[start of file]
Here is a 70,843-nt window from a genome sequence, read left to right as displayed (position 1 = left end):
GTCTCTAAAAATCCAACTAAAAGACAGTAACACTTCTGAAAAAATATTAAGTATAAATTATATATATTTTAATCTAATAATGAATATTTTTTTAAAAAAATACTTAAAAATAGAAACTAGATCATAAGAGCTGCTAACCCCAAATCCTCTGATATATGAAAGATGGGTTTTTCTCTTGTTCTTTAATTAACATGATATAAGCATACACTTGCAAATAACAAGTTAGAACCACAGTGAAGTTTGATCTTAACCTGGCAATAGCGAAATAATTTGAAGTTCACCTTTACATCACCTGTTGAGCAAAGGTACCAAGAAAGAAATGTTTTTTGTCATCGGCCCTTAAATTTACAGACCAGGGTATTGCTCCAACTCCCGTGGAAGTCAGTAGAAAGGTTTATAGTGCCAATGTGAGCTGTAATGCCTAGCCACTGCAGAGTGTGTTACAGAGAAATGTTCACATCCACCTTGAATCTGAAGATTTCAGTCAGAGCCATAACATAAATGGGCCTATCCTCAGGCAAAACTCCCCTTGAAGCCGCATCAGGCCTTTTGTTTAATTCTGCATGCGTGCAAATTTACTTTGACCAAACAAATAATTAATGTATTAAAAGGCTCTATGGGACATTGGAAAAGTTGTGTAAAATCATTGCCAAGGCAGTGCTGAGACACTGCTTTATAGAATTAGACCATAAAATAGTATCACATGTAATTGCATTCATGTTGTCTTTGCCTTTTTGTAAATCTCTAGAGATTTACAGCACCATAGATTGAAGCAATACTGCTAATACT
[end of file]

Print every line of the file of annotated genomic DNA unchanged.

Here is a 70,843-nt window from a genome sequence, read left to right as displayed (position 1 = left end):
GTCTCTAAAAATCCAACTAAAAGACAGTAACACTTCTGAAAAAATATTAAGTATAAATTATATATATTTTAATCTAATAATGAATATTTTTTTAAAAAAATACTTAAAAATAGAAACTAGATCATAAGAGCTGCTAACCCCAAATCCTCTGATATATGAAAGATGGGTTTTTCTCTTGTTCTTTAATTAACATGATATAAGCATACACTTGCAAATAACAAGTTAGAACCACAGTGAAGTTTGATCTTAACCTGGCAATAGCGAAATAATTTGAAGTTCACCTTTACATCACCTGTTGAGCAAAGGTACCAAGAAAGAAATGTTTTTTGTCATCGGCCCTTAAATTTACAGACCAGGGTATTGCTCCAACTCCCGTGGAAGTCAGTAGAAAGGTTTATAGTGCCAATGTGAGCTGTAATGCCTAGCCACTGCAGAGTGTGTTACAGAGAAATGTTCACATCCACCTTGAATCTGAAGATTTCAGTCAGAGCCATAACATAAATGGGCCTATCCTCAGGCAAAACTCCCCTTGAAGCCGCATCAGGCCTTTTGTTTAATTCTGCATGCGTGCAAATTTACTTTGACCAAACAAATAATTAATGTATTAAAAGGCTCTATGGGACATTGGAAAAGTTGTGTAAAATCATTGCCAAGGCAGTGCTGAGACACTGCTTTATAGAATTAGACCATAAAATAGTATCACATGTAATTGCATTCATGTTGTCTTTGCCTTTTTGTAAATCTCTAGAGATTTACAGCACCATAGATTGAAGCAATACTGCTAATACT